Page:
On July 18, 2019, shortly after 10:30 am, local time, a fire broke out at Kyoto animation’s main studio building. It was a horrific event that left 36 people dead and another 34 injured. As the horrible details kept trickling in, it was revealed that the fire in question had been an act of intentional arson. Anime fans all over the world mourned the tragedy.
In the months after the fire, fans and business all over Japan raised about ¥3.3 billion, on top of the over US$2.3 million raised all over the world.
It took almost a year for the ‘suspect’ Shinji Aoba, to be officially arrested as he was critically injured (from setting himself on fire) and was recovering until May 27, 2020. It seems that Aoba does have a history of both criminal activity and mental illness.
The studio seemed determine to recover from the blow and then well… 2020 has not been a good year.
Kyoto animation meant a lot to a lot of anime fans. After the devastating news hit, shows of support great and small came in from all over the news. My fellow bloggers wrote about how they were affected by the events. So did I. It was a sombre and sad time for a lot of us. I can’t imagine what the families of the victims had to go through.
I decided to write this today because I still love Kyoto animation. I probably always will. The studio has produced a lot of works that are dear to me. A year ago, I thanked Kyoto for taking me on adventures through beautiful pastel worlds, for introducing me to charming vulnerable kind and witty friends, for peppering my own world with little sparks of pure magic that I will always cherish.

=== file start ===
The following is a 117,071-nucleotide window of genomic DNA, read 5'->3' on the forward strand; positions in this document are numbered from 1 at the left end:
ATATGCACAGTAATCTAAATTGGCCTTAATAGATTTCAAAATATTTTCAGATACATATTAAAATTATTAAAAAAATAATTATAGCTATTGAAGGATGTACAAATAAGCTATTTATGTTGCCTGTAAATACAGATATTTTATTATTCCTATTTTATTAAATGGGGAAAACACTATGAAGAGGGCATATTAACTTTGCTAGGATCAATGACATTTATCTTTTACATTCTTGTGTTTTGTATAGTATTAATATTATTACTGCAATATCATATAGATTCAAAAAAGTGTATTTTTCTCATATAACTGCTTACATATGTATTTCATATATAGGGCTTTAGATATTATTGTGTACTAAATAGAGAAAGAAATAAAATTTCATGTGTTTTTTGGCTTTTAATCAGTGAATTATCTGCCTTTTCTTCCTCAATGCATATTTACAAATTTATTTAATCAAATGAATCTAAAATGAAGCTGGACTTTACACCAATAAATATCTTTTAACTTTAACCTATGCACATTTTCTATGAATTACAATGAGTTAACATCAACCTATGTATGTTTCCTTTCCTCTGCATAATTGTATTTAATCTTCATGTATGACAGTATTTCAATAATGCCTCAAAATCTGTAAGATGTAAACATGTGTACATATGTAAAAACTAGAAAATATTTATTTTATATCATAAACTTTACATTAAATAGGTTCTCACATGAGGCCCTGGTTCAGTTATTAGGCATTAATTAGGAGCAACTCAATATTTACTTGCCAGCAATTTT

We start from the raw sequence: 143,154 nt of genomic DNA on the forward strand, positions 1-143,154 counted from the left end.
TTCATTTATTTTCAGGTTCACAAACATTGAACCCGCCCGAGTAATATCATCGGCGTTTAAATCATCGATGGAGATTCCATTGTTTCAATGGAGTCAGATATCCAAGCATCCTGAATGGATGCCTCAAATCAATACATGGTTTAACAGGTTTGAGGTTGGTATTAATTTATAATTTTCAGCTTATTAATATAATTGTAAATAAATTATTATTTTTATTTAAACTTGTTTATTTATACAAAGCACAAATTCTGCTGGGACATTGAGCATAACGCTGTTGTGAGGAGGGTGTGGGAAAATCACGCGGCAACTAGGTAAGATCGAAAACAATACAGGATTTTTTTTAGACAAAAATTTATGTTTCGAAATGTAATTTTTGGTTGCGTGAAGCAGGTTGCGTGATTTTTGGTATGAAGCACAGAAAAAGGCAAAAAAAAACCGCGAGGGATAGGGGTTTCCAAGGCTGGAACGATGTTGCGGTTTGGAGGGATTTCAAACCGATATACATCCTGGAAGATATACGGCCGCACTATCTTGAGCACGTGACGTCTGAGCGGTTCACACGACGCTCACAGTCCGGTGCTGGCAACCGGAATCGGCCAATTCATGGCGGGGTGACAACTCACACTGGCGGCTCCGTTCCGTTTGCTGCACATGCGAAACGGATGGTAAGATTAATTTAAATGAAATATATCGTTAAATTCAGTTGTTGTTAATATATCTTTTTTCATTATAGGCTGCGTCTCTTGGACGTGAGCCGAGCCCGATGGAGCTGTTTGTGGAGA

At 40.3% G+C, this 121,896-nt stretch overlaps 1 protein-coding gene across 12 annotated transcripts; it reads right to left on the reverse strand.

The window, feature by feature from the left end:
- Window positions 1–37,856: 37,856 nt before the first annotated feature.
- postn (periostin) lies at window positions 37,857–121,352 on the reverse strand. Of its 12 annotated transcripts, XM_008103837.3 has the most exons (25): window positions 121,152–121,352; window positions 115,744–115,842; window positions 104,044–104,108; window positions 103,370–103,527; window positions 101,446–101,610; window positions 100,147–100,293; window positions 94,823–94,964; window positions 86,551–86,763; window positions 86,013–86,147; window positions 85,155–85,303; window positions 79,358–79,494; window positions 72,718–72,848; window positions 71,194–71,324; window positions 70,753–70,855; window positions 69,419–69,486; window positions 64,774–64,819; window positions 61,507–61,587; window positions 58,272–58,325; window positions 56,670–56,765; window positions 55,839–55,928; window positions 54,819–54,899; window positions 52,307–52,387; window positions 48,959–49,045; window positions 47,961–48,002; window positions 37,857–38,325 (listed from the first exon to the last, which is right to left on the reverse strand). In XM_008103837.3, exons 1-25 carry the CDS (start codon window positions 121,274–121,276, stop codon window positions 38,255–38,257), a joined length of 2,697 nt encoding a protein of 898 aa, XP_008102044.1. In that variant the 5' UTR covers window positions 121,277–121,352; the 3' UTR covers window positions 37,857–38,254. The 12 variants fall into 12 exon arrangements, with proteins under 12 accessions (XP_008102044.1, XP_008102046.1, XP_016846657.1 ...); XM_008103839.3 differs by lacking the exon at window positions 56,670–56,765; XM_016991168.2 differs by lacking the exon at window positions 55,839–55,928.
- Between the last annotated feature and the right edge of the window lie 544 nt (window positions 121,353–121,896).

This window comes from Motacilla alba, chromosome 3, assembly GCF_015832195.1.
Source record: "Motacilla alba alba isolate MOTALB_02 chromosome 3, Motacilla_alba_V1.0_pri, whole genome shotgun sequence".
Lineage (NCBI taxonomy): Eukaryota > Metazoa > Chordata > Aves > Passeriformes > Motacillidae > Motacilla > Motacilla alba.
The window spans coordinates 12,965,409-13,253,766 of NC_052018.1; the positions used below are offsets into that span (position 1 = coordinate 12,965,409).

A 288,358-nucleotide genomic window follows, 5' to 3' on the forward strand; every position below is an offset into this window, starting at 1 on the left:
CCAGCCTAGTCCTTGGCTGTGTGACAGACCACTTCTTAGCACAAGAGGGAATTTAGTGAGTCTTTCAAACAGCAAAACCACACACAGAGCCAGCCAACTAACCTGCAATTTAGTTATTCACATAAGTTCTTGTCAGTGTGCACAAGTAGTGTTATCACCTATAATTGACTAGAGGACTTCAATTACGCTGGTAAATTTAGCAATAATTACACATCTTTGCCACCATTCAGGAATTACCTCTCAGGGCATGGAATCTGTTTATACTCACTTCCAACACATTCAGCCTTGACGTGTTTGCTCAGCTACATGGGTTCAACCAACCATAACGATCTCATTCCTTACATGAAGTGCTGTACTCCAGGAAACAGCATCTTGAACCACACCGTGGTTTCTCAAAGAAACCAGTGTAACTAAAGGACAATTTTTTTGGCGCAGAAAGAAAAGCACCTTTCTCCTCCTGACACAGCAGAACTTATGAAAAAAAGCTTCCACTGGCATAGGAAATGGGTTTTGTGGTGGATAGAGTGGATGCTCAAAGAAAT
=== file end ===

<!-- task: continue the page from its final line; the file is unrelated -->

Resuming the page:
Those feelings haven’t changed. And I haven’t forgotten the fear and heartbreak I felt. I haven’t forgotten the echoes of that anguish reflected among the thousands of fans all over the world who had also been moved by Kyoto animation’s brilliance. I’ll never forget the news images and how an unrelated woman, seemingly just walking to work, stopped to watch firemen try to combat the flames and burst into tears. I burst into tears right alongside her. We have to stop waiting for tragedy to unite us.
It’s been exactly a year. And sadly, other tragedies have happened since. There are arguably more pressing or important matters to worry about right now. But if you have a minute, spare a little thought for the huge amount of talent we all lost a year ago and how the world became just a little less magic that day. And maybe, spare a little hope for that magic returning to us.
I will probably not figure out exactly how to express what I want to, so I’ll leave it at once again, Thank you for your hard work Kyoto Animation. I will wait for you, for as long as it takes.